This month in honor of Mother’s Day, I am sharing one of my personal favorites—a very special poem I wrote to my own daughter while she served in the United States Coast Guard. I am humbled in that this poem has circulated wide and far,word having gotten back to me that some very special things have been accomplished with it in setting relationships right and as last prayers of a dying parent to their children. Please know you may need a tissue on hand while reading.
If I could be a wall for you, I would my child.
If I could be a sword for you,
I would that, too.
And if I could, a sentry man be
that stands guard in your dreams,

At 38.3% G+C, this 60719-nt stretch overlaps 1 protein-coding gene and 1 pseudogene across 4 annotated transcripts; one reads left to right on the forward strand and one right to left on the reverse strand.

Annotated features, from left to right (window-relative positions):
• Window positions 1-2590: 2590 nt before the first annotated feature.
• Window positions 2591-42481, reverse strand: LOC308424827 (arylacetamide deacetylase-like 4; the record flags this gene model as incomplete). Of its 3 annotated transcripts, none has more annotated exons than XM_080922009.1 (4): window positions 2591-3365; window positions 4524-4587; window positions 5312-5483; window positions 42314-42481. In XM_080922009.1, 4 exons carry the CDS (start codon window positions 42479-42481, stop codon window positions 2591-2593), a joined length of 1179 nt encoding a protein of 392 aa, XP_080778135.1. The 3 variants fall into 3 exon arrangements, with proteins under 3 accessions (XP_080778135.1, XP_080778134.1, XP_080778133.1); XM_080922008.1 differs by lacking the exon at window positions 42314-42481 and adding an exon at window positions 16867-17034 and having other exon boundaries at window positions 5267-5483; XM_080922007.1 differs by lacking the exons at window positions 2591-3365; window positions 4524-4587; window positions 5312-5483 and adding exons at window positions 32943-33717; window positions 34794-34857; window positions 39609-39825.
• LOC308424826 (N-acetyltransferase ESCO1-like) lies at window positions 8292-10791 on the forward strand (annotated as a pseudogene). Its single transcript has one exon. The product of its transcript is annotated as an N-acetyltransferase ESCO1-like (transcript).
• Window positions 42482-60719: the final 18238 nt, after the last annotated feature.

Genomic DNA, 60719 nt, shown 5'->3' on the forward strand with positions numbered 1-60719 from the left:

I would stand fierce and true.
I would stand as a massive fortress between you
and life’s arrows. I’d slay your fire-breathing dragons
and shield you from the illusive shadows that call.
I would hold you close in my arms and
sing you lullabies like when you were small.
I would take your pain.
But I cannot.
I’m only a mortal given a child on loan.
and it’s the hardest thing I’ve ever done
to stand and watch while you become
a person of your own.
To accept you must fight your own dragons,
shed your own tears and fend off
dark phantoms who stalk your sleep.
I can only stand and perceive that I love you
with every heart’s beat, with every breath
that I breathe.
And to love you is to let you go, to allow you
your time and your pain, your right to
your own life, knowing that the tragedies
of today are the seeds of tomorrow’s gains.
And my love for you, my child, is a deep ache inside;
yet this one thing I know—that when God
reclaims my soul, my last breath
will be a prayer for you.
© 1993 ~ S. Wolfington